And yet this is the uncertain foundation of Obama’s historic victory—a victory that I, and my community, hold in the highest esteem. Who would truly deny the possibility of a black presidency in all its power and symbolism? Who would rob that little black boy of the right to feel himself affirmed by touching the kinky black hair of his president?...

Ta-Nehisi Coates, "The Fear of a Black President" (2012)
Introduction to (and explanation of) this quote series can be found here.  Read this tag to see all of them.

Thursday, October 23, 2014

US History 1973 - 2014 Commonplace Book: Lecture 29, Obama and the Tea Party (Con't)

No one thought we would have to take every element of the administration and dedicate it to health care both publicly and privately, which is what we ended up having to do.

—White house aide in Obama administration
Introduction to (and explanation of) this quote series can be found here.  Read this tag to see all of them.

Wednesday, October 22, 2014

US History 1973 - 2014 Commonplace Book: Lecture 29, Obama and the Tea Party (Con't)

[Rhetorically addressing southerners:] Your purpose, then, plainly stated, is that you will destroy the Government, unless you be allowed to construe and enforce the Constitution as you please, on all points in dispute between you and us. You will rule or ruin in all events.... The question recurs, what will satisfy them? Simply this: We must not only let them alone, but we must somehow, convince them that we do let them alone. This, we know by experience, is no easy task... [W]hat will convince them? This, and this only: cease to call slavery wrong, and join them in calling it right. And this must be done thoroughly - done in acts as well as in words. Silence will not be tolerated - we must place ourselves avowedly with them.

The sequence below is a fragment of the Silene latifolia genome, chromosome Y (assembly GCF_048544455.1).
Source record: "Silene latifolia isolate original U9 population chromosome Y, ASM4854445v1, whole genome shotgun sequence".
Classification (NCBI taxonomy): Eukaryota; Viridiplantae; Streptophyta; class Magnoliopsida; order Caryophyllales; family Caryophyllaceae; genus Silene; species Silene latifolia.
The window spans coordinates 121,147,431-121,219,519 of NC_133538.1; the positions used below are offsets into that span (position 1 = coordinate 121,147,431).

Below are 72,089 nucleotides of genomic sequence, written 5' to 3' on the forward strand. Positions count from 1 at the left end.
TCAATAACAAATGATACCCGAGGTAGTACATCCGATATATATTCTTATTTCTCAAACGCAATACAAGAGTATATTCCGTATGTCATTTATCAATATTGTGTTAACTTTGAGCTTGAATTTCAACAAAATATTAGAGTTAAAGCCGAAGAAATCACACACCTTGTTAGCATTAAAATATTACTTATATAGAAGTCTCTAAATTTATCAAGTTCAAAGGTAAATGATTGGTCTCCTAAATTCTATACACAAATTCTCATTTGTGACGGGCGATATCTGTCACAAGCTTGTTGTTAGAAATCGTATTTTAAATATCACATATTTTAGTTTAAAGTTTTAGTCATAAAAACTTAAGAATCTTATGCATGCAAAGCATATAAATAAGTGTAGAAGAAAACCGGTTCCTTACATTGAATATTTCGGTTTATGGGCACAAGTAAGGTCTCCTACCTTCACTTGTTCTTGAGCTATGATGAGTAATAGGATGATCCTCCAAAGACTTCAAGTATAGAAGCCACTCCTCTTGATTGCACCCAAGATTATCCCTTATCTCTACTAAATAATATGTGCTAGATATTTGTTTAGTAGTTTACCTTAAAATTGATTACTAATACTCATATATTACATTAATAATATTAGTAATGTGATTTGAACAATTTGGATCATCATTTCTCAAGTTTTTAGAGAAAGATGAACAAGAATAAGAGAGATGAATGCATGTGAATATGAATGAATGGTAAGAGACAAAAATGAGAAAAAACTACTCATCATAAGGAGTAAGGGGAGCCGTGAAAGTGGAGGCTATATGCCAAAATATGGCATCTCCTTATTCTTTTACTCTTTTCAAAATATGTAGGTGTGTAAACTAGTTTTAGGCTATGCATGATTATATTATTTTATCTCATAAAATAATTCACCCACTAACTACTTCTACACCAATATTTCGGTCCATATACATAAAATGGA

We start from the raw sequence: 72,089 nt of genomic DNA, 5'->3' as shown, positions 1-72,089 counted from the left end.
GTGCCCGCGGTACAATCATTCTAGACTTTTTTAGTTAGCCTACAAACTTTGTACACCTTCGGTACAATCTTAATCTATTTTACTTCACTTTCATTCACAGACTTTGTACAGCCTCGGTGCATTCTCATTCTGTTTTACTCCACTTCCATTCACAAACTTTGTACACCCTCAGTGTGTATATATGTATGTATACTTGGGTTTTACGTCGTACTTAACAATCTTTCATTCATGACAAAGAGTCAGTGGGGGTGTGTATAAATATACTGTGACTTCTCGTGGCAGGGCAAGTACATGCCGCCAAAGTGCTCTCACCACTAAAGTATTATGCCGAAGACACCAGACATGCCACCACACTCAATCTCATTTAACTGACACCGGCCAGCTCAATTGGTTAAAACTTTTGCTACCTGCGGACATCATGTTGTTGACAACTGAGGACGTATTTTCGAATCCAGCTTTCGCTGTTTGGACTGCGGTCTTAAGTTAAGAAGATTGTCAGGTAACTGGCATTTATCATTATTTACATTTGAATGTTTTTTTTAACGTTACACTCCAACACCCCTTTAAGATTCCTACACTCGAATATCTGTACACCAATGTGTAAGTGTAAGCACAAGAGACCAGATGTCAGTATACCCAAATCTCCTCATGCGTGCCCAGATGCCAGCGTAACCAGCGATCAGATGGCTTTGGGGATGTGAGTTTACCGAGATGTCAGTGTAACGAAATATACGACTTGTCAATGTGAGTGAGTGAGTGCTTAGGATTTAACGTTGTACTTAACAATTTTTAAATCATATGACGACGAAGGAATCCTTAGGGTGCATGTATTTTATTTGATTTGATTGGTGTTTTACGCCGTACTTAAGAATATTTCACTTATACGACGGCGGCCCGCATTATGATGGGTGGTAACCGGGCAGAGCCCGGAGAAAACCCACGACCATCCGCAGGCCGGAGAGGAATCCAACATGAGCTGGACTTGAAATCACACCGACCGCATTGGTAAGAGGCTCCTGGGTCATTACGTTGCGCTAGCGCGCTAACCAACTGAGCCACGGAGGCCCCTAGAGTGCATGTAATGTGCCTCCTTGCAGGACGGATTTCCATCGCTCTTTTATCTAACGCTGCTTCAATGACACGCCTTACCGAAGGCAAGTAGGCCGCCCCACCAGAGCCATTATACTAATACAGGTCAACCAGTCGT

—Abraham Lincoln, "Cooper Union Speech", February, 1960
Introduction to (and explanation of) this quote series can be found here.  Read this tag to see all of them.

Tuesday, October 21, 2014

US History 1973 - 2014 Commonplace Book: Lecture 29, Obama and the Tea Party (Con't)


The table was a large one, but the three were all crowded together at one corner of it: `No room! No room!' they cried out when they saw Alice coming. `There's plenty of room!' said Alice indignantly, and she sat down in a large arm-chair at one end of the table.

`Have some wine,' the March Hare said in an encouraging tone.

Alice looked all round the table, but there was nothing on it but tea. `I don't see any wine,' she remarked.

`There isn't any,' said the March Hare.

`Then it wasn't very civil of you to offer it,' said Alice angrily.

`It wasn't very civil of you to sit down without being invited,' said the March Hare.

`I didn't know it was your table,' said Alice; `it's laid for a great many more than three.'

—Lewis Carroll, Alice's Adventures in Wonderland, "A Mad Tea-Party"

Alice felt dreadfully puzzled. The Hatter's remark seemed to have no sort of meaning in it, and yet it was certainly English.

—Ibid.
Introduction to (and explanation of) this quote series can be found here.  Read this tag to see all of them.